Paupore Closes Career with 3-Peat Run

By John Vrancic
Special for

October 19, 2019

By John Vrancic
Special for Second Half

MARQUETTE – Negaunee senior Emily Paupore is used to leading the way in cross country races.

She has done that in most races since her sophomore year.

That held true again at Saturday's Upper Peninsula Finals as she earned her third straight Division 1 title at Gentz's Golf Course in Chocolay Township.

Paupore covered the 3.1-mile course in 19 minutes, 18.7 seconds. She was followed by Kingsford junior Melanie Wenzel (20:27) and Houghton sophomore Ingrid Seaholm (20:38.9).

"Honestly, this was one of my toughest races this year," she said. "This wasn't my best race, but I'm thankful to end with a U.P. championship. Our coach (Lisa Bigalk) is retiring after this year. This is a very special day. I knew her since I was born, and she was in the hospital (Marquette General) when I was born. We have a special bond for sure. She's awesome.

"Coming across the finish line in a cross country race for the last time as a high school runner is bittersweet. Although, I'm ready for my next chapter (college cross country and track). It's cool to have had the experience of running high school cross country."

Marquette edged Kingsford 66-69 for its fifth title in seven years. Last season’s champion Sault Ste. Marie squeezed past Houghton 79-80 for third place.

"We knew it would be close," said Marquette coach Kyle Detmers. "Lillian Weycher, who was our sixth or seventh runner all year, and was our No. 3 runner today. And Ericka Asmus and Josie Danielkiewicz ran after having some time off. Kingsford came in behind them, and that was the difference."

This marked the first runner-up finish for Kingsford in its program's history.

For Wenzel, the race closed the book on her first cross country season.

"We trained hard this summer," she said. "I think we all did good for running on a windy day. There were a lot of rolling hills on the course. We really had to pick it up there. We were very consistent. We were all getting our times down."

Click for full results.

Division 2

Hancock retained its D-2 title with 34 points, followed by St. Ignace with 56 and Ishpeming with 84.

"We lost three girls from last season, but gained three girls," said Hancock's Jennifer Smith, who previously coached in Ohio. "They absolutely pulled it together and did what it took. Four of our girls were playing volleyball, and four were always running. We knew St. Ignace was our competition, and Ishpeming has some good runners.

“This is my first year coaching cross country up here. I jumped into an already great program, and we want to keep it going."

Hancock freshman Maylie Kilpela won in 21:16.9, followed by Munising freshman Hattie Cota (21:43.5) and Ishpeming sophomore Taylor Longtine (22:00.3).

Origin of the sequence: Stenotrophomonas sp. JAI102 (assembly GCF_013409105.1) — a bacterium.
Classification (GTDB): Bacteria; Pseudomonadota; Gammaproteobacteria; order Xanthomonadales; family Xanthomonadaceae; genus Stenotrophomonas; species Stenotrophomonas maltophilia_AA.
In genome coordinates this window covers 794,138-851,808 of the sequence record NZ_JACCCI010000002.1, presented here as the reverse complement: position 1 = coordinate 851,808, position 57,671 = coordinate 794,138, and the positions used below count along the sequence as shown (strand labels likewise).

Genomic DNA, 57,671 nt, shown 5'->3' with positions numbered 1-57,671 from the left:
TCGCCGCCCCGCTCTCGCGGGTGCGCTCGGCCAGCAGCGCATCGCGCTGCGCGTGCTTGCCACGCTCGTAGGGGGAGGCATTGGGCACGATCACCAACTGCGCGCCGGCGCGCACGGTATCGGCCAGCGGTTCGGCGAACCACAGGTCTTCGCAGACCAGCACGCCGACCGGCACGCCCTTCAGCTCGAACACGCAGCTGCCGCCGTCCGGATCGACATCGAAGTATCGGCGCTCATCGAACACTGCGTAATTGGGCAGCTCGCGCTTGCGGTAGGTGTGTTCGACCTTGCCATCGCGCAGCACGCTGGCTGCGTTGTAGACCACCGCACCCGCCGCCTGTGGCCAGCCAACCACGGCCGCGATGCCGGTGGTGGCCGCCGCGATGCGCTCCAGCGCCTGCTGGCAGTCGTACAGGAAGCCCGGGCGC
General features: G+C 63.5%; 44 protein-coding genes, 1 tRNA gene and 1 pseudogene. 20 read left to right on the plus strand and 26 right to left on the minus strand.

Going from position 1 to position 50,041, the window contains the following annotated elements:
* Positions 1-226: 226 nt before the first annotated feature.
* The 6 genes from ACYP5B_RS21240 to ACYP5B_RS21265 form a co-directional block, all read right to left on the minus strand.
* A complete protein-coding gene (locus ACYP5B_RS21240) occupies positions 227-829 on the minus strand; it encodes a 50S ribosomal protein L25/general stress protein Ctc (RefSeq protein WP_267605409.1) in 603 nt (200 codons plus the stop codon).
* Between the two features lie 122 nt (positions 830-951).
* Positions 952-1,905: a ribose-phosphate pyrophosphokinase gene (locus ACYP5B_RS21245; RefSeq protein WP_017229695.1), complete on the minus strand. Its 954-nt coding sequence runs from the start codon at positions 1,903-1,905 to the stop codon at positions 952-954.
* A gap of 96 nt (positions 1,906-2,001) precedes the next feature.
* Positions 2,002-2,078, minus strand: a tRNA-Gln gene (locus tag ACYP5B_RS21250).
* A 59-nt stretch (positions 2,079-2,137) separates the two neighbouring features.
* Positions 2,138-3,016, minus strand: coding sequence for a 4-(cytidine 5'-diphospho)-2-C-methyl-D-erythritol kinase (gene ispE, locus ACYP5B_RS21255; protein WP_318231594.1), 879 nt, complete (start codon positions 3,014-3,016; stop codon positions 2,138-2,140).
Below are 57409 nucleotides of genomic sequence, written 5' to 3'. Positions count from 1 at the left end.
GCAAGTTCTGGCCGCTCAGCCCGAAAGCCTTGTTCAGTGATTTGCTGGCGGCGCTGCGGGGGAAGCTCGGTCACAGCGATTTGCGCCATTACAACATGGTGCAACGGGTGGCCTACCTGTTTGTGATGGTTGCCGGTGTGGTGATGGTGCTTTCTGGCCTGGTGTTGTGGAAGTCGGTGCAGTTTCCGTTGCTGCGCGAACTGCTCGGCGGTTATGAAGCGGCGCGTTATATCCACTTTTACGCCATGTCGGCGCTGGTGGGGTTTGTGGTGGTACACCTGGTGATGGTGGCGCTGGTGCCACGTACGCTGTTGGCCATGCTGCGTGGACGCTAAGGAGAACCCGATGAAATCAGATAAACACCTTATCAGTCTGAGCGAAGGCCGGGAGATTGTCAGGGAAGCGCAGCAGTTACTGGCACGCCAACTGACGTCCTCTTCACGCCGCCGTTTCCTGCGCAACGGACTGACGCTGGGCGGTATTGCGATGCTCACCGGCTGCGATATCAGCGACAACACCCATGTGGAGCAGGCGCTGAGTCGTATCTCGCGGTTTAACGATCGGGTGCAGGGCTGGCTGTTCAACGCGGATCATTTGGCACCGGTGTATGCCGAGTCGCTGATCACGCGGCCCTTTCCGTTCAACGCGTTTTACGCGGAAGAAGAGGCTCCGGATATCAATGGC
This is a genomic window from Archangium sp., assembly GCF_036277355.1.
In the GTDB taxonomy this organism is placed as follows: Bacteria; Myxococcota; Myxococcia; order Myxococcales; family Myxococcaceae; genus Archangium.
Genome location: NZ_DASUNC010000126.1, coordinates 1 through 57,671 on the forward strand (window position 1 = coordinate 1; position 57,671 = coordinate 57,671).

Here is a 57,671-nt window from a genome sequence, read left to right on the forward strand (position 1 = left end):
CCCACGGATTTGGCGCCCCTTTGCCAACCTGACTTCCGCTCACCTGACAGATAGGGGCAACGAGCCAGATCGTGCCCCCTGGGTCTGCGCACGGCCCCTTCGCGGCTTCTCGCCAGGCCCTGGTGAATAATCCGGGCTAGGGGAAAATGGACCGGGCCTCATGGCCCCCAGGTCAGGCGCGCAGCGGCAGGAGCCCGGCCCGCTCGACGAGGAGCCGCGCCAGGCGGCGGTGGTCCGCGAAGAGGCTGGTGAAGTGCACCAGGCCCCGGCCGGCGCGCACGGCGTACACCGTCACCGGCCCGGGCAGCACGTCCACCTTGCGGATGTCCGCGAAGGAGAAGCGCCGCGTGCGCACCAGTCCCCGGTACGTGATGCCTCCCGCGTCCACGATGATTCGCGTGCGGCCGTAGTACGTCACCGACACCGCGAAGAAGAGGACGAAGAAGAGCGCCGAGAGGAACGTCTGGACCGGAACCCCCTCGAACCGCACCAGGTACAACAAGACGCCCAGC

"I just stayed right behind (Cota)," said Kilpela. "She's a good runner. I passed her in the last mile and knew I had to keep going.

“It feels great to be part of a championship team. We were running against good competition all year, and that pushed us a lot. All our girls did well."

Click for full results.

Division 3

Chassell, placing four in the top eight, captured its third consecutive D-3 championship with 36 points. The Panthers, who also won for the fifth time in six years, were followed by Rock Mid Peninsula with 73 points and Cedarville at 90.

Mid Pen sophomore Landry Koski earned her first Finals championship in 21:31.2, followed by Cedarville freshman Lilianna Cason (21:42.1) and Mid Pen junior Daisy Englund (21:49.4).

"This was a nice course," said Koski. "Although, I didn't know what to expect. The wind was a factor today. It was like hitting a wall in the last stretch, plus we had all the little hills. The course didn't look that hard at first, but once you're running on the hills you realize how challenging they are.

It feels great to be a U.P. champion. This was very unexpected. I'm just kind of on Cloud Nine right now."

Chassell placed the fifth, sixth, seventh and eighth runners to dominate the team standings. Kamryn Sohlden, Paige Sleeman, Ayla Miller and Gwen Kangas all ran between 22:07 and 22:24.

Click for full results.

PHOTOS: (Top) Negaunee’s Emily Paupore opens up a big lead during the Division 1 Final on Saturday. (Middle) Hancock’s Sierrah Driscoll (187) leads a Division 2 pack including Norway’s Taylor Adams (210). (Below) Chassell’s Paige Sleeman (348) paces a group in the Division 3 race. (Photos by Cara Kamps.)

Back from Broken Foot, Grandville's Arnsman Finishes as State's Top Senior

By Dean Holzwarth
Special for

November 18, 2022

GRANDVILLE – Almost a year ago, Allie Arnsman didn’t know whether she would ever be able to run competitively again. 

West MichiganOver the last week, the Grandville senior was named Ms. Cross Country by the Michigan Interscholastic Track Coaches Association while also establishing a school record.